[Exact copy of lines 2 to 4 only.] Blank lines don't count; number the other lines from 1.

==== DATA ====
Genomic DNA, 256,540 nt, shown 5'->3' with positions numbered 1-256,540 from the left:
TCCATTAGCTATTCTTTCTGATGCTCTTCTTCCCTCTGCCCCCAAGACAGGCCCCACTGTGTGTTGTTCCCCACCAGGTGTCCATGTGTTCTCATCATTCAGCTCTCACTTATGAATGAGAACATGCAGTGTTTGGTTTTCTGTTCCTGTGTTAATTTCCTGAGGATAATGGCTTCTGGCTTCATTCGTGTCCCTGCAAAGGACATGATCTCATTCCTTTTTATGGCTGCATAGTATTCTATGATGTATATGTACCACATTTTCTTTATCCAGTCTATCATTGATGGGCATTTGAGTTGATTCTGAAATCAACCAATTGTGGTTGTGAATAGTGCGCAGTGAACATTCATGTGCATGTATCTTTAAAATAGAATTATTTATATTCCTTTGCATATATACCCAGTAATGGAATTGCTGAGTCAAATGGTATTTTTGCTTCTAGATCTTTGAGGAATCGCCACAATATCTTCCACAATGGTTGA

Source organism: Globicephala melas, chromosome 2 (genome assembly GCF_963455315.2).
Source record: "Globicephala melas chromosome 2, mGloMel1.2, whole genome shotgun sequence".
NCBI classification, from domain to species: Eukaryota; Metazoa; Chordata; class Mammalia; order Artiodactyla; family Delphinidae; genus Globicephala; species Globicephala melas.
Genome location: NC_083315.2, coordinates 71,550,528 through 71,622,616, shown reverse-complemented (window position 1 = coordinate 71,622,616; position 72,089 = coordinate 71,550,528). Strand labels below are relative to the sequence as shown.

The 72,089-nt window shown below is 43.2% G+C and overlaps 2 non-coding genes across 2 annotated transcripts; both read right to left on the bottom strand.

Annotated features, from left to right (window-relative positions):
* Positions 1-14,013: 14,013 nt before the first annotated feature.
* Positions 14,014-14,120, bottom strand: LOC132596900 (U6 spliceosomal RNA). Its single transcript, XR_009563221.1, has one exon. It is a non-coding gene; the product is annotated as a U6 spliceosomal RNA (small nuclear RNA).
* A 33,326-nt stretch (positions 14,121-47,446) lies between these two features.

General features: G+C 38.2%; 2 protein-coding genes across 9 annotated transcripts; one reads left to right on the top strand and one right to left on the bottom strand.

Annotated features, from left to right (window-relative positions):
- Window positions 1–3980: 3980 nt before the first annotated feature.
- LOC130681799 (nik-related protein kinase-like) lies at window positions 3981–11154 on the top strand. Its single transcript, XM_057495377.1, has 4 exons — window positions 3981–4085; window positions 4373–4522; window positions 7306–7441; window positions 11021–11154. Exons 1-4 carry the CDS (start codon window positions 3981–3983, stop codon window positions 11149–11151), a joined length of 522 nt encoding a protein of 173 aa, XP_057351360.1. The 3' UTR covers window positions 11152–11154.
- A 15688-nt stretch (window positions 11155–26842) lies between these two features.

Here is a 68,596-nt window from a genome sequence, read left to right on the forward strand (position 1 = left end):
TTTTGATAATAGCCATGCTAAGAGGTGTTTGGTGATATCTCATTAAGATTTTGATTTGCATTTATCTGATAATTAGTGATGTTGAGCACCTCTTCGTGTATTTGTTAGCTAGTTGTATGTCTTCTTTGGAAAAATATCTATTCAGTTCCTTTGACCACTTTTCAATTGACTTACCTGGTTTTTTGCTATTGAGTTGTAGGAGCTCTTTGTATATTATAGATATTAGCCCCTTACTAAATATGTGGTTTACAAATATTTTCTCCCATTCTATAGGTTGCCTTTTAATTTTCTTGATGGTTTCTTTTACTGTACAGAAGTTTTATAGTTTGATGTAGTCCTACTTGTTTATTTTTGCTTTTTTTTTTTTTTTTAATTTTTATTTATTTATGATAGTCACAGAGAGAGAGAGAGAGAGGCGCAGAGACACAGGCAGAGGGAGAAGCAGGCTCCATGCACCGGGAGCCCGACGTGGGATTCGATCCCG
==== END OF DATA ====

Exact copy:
TCCATTAGCTATTCTTTCTGATGCTCTTCTTCCCTCTGCCCCCAAGACAGGCCCCACTGTGTGTTGTTCCCCACCAGGTGTCCATGTGTTCTCATCATTCAGCTCTCACTTATGAATGAGAACATGCAGTGTTTGGTTTTCTGTTCCTGTGTTAATTTCCTGAGGATAATGGCTTCTGGCTTCATTCGTGTCCCTGCAAAGGACATGATCTCATTCCTTTTTATGGCTGCATAGTATTCTATGATGTATATGTACCACATTTTCTTTATCCAGTCTATCATTGATGGGCATTTGAGTTGATTCTGAAATCAACCAATTGTGGTTGTGAATAGTGCGCAGTGAACATTCATGTGCATGTATCTTTAAAATAGAATTATTTATATTCCTTTGCATATATACCCAGTAATGGAATTGCTGAGTCAAATGGTATTTTTGCTTCTAGATCTTTGAGGAATCGCCACAATATCTTCCACAATGGTTGA

Source organism: Globicephala melas, chromosome 2 (genome assembly GCF_963455315.2).
Source record: "Globicephala melas chromosome 2, mGloMel1.2, whole genome shotgun sequence".